A taxpayer had claimed roughly $20,000 in self education expenses relation to his MBA. We called the taxpayer and asked for information about how his studies related to his work. The taxpayer provided receipts for expenses such as tuition and textbooks, and was able to explain how these costs related to his work as a business analyst. We accepted these expenses and allowed the deductions.
However the taxpayer also claimed expenses for headphones and a sports backpack, believing he was entitled to do so because he used them for study sometimes. We explained that these items are private in nature and are not deductible and these claims were disallowed and his refund was reduced. He was sent educational information relating to self-education expenses to help him make correct claims next year.
Because the taxpayer had taken reasonable to care and had made an honest mistake in claiming some items that were private in nature, no penalty was applied.
3. Fraudulent claims and application of penalties
We audited the 2018 income tax return of a scaffolder. During the audit the taxpayer provided us with documents for deductions relating to the purchase of a vehicle.
When we contacted the invoice supplier to confirm his vehicle invoice, it was shown that the taxpayer had fraudulently changed the invoice date, addressee name and purchase price of the vehicle on the invoice. He had also claimed a deduction for repairs and maintenance on the vehicle that he did not own. The taxpayer provided an employer letter from an employer that he didn’t work for in the 2018 financial year.
The deductions claimed totalled approximately $20,000. Based on the evidence provided, the claims were reduced to $0 and the taxpayer was required to repay over $4,000. We also applied penalties of $2,500.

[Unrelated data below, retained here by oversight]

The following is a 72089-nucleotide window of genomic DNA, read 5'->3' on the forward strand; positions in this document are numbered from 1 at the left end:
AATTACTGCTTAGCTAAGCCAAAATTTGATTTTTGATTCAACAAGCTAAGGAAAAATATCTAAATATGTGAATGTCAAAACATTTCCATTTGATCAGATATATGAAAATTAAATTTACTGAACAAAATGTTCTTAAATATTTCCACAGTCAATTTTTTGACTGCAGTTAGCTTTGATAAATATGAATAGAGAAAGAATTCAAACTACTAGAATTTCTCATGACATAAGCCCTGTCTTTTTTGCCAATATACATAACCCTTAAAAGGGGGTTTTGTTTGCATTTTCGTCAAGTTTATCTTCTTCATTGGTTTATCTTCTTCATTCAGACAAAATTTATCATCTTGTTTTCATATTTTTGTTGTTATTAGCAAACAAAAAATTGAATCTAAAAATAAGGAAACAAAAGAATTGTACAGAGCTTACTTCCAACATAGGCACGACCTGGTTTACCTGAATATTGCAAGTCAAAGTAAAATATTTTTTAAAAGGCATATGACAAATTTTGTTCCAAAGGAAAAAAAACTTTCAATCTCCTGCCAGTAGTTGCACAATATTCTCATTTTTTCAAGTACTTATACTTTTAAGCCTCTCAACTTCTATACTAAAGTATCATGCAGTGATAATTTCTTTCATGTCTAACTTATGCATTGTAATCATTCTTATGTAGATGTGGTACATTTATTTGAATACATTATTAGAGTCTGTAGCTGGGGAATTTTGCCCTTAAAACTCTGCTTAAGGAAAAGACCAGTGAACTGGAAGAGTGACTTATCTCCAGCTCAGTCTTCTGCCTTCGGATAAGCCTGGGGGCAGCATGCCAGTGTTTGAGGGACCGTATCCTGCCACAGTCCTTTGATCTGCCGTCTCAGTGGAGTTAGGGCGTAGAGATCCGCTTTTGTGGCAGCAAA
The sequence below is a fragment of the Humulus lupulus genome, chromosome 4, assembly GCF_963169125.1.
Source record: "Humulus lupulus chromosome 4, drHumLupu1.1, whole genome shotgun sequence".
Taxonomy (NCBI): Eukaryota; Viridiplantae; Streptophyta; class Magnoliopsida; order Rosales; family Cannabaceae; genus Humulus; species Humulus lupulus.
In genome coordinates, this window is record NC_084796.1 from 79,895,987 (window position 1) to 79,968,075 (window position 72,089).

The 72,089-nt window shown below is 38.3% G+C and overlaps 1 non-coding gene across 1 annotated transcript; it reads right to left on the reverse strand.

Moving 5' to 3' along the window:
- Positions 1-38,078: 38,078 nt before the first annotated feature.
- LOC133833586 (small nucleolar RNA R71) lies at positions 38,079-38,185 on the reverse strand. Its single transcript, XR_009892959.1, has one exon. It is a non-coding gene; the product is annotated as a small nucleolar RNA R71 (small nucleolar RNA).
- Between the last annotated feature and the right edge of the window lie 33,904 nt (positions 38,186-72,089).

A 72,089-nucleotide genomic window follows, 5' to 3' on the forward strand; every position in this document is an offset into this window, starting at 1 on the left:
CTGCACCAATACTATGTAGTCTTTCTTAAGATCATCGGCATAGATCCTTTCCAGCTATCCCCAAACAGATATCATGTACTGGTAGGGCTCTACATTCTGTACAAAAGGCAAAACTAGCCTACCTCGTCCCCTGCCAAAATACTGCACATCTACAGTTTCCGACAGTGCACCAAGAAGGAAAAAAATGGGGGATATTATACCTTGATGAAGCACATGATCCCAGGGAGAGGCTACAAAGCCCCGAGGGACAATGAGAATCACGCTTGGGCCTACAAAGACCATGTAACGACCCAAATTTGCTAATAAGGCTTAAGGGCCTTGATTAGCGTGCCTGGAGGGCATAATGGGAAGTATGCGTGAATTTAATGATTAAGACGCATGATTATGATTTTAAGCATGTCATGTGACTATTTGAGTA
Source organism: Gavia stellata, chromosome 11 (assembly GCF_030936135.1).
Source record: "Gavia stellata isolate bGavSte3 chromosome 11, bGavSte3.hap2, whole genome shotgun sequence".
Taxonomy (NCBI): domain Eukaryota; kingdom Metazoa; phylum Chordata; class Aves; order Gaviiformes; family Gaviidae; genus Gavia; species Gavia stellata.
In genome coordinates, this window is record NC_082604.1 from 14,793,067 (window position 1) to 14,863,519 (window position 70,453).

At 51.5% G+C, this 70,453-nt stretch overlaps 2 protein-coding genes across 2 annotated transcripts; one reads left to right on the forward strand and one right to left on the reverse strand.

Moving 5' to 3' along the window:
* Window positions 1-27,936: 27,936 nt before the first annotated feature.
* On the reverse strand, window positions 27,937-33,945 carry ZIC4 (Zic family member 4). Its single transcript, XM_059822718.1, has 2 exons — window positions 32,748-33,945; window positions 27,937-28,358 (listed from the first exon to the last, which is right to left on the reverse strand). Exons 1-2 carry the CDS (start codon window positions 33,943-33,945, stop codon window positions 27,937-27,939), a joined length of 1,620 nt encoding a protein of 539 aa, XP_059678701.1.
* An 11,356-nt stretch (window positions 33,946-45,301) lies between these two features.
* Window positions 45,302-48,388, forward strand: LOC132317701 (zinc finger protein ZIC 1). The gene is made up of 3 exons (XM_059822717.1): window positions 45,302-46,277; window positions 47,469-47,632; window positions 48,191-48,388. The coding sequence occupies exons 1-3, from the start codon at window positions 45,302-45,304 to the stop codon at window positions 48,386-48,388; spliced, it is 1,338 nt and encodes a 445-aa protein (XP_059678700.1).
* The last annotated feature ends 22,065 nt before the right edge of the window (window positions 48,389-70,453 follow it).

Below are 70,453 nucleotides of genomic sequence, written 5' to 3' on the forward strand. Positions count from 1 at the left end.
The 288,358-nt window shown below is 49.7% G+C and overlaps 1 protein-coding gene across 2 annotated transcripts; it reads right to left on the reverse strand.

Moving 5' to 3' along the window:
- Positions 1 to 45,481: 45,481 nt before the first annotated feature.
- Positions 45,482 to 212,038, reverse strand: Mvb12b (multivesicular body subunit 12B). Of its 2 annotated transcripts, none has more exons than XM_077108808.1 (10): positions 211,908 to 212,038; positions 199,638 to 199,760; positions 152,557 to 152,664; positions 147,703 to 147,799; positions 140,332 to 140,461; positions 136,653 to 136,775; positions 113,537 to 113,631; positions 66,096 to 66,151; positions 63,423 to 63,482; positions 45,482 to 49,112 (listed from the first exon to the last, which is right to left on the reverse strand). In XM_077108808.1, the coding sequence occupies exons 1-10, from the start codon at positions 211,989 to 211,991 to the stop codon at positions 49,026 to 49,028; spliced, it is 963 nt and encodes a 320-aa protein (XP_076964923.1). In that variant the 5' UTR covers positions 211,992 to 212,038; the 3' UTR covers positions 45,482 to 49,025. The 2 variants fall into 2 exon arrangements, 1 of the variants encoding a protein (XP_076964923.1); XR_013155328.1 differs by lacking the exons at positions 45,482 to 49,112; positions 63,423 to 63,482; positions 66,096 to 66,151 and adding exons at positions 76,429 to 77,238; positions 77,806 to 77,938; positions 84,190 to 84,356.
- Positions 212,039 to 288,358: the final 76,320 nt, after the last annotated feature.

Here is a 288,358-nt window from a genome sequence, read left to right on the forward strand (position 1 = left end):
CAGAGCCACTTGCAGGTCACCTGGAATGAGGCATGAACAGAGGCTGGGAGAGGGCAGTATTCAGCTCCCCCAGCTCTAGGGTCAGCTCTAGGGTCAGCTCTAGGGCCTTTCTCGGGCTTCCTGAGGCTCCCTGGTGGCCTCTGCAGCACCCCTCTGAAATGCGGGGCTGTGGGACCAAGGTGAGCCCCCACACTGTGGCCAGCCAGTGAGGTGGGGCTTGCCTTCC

4. Prosecution action
On 21 June 2019 a Queensland woman was convicted of three criminal offences after making false and misleading statements on her income tax returns.
The chef was employed at a hospital, where she was supplied with a full work uniform, including personal protective equipment and tools, by her employer. She was also not required to travel or use her own vehicle in the course of her employment.
Despite this, she claimed travel and clothing expenses as work-related deductions on her 2016, 2017 and 2018 income tax returns despite previously being advised by the ATO that she was not entitled to claim these expenses. She also claimed charitable donations to an organisation that was not registered as a deductible gift recipient, in order to obtain refunds. Refunds of more than $45,000 were received over three years.
In addition to repaying the refunds, in June 2019 she was ordered to pay a fine of $3,000 and was penalised an additional $20,000 and court costs.